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Malleny House

Country House (17th Century)

Site Name Malleny House

Classification Country House (17th Century)

Alternative Name(s) Wester Lymphoy

Canmore ID 50278

Site Number NT16NE 21

NGR NT 16485 66552

Datum OSGB36 - NGR


Ordnance Survey licence number 100057073. All rights reserved.
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Administrative Areas

  • Council Edinburgh, City Of
  • Parish Currie
  • Former Region Lothian
  • Former District City Of Edinburgh
  • Former County Midlothian

Architecture Notes

NT16NE 21.00 16485 66552

NT16NE 21.01 16502 66527 Dovecot

NT16NE 21.02 16599 66718 Scott Burial Vault

NT16NE 21.03 16493 66597 Walled Garden with Bothy and Sundial

NT16NE 21.04 16581 66578 Green Cottage

NT16NE 21.05 16466 66673 Gate-Piers

NT16NE 21.06 16579 66593 Blue Cottage

NT16NE 21.07 16593 66582 Stables

NT16NE 21.08 16432 66664 Bridge

NT16NE 159 16299 66655 Malleny Lodge

(NT 16485 66552) Malleny House, (noted as property of the National Trust for Scotland on OS 25" 1972) was built c.1635, incorporating earlier work. It is 2 1/2 storeys high, with harled walls and crow-stepped gables, 4-bay E side with old entrance, over which there is a heraldic panel. On the W side is a circular turnpike stair tower and massive chimney-stack. There are several single storey additions. The interior, which is not vaulted, has been greatly altered.

SDD List 1964

No change to previous information.

Visited by OS (WDJ) 19 August 1965 and (BS) 23 December 1975


Scottish Record Office:

Repairs to Malleny House.

They include work on the roof, coachouse and offices.

1785 GD 41/95/15

Langwell Papers

Early photograph GD/1509/55


Watching Brief (21 November 2011 - 22 November 2011)

NT 16470 66541 A watching brief was carried out 21–22 November 2011 during the excavation of an electrical cable trench. The trench was c0.5m wide and 0.6m deep, located 2.7m to the SE of Malleny House and ran for 14.5m through the western most boundary wall of the property, to the NW of the Bavelaw Burn. The excavation ran NE–SW, parallel to the longest axis of Malleny House and uncovered the foundations of a large stone and mortar wall. Where this wall has not been previously demolished is has been incorporated for a short distance into the existing boundary, but is easily distinguishable as it is considerably thicker and stands out as an obvious dogleg in the boundary orientation. It is not known if this wall represents an earlier boundary or an earlier exterior wall of Malleny House.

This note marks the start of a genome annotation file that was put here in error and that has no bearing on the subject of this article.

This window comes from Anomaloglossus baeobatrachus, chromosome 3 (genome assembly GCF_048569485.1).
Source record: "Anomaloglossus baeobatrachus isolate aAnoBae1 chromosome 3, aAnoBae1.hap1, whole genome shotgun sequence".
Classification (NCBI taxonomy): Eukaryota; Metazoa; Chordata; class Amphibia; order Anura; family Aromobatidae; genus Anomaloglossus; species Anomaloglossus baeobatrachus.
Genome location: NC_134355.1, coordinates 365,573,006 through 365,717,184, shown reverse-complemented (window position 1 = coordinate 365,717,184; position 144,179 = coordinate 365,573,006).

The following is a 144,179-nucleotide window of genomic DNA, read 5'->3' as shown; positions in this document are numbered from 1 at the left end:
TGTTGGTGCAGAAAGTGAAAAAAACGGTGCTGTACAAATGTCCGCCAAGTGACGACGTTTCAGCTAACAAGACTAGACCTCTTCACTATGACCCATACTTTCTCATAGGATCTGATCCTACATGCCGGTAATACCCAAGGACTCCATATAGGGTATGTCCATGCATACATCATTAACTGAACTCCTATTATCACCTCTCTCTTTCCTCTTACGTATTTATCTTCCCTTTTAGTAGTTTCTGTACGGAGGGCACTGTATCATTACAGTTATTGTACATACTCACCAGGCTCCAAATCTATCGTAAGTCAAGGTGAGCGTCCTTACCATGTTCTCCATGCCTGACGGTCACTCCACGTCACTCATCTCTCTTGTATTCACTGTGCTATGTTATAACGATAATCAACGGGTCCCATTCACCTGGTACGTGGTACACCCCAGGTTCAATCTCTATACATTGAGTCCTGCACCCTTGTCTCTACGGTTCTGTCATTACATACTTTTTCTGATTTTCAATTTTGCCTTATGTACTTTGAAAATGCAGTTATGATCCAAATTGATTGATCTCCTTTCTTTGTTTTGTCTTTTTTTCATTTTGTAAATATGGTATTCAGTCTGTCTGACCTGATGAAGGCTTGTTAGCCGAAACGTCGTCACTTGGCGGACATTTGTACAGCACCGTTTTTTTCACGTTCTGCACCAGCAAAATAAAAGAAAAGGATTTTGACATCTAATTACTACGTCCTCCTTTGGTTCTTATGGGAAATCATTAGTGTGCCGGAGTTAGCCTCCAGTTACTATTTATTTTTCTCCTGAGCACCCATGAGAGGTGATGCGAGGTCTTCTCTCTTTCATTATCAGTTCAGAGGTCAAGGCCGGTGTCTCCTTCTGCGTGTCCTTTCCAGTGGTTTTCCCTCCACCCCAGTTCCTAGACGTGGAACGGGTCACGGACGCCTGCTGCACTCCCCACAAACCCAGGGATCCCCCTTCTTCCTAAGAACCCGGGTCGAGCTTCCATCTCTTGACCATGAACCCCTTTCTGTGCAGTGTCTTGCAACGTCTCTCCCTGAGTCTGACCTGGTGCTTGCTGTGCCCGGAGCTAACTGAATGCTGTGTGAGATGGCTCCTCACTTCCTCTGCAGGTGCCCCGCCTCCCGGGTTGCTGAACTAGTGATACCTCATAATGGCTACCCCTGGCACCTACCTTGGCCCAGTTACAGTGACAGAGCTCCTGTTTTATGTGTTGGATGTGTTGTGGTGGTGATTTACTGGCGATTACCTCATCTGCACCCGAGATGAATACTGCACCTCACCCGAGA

Archive: The National Trust for Scotland and RCAHMS (intended)

Funder: The National Trust for Scotland

The National Trust for Scotland 2011

Reference (February 2013 - February 2013)

Malleny House dates from c.1635 and was built for Sir James Murray I of Kilbaberton. The House consists of a single range with two storeys and dormered attic with grey harled walls and crow-stepped gables. It has a 4-bay east wing with an old entrance, over which there is a heraldic panel. On the west side there is a circular turnpike stair tower and a chimney stack that possibly dates from 1589. There are several single storey additions including a castellated service wing to the south.

On the inside the chimney connects to a very wide kitchen fireplace of the late 16th century or early 17th century with an armorial panel on the lintel, dated 1589. The ground floor is not vaulted. An extension of one storey which is known as the Georgian Wing, was added ca. 1820 for General Thomas Scott. This Wing has a bow to the east into which the drawing room fits a half-dome, then a transverse dome on pendentives and a segmental vault; and in the opposite bow to the west is the dining room. The old house is linked to the extension by a fanlit front door opening onto a vestibule.

Information from NTS

Trial Trench (9 August 2014)

NT 16500 66700; This report presents the results of an archaeological evaluation undertaken by AOC Archaeology Group on behalf of Currie Rugby Football Club, on the site of a new training pitch on ground at Malleny Park, Balerno. The archaeological evaluation consisted of the machine trenching of 800 m². A total of 1020 m2 was originally required. However, the presence of live services curtailed the area available for evaluation. In total four trenches were opened over the area of the proposed pitch. The area had been heavily truncated during the construction of the current playing fields with modern drains spaced at regular one metre intervals. Neither significant archaeological features nor artefacts were encountered.

Information from Rob Engl (AOC Archaeology) 11 August 2014


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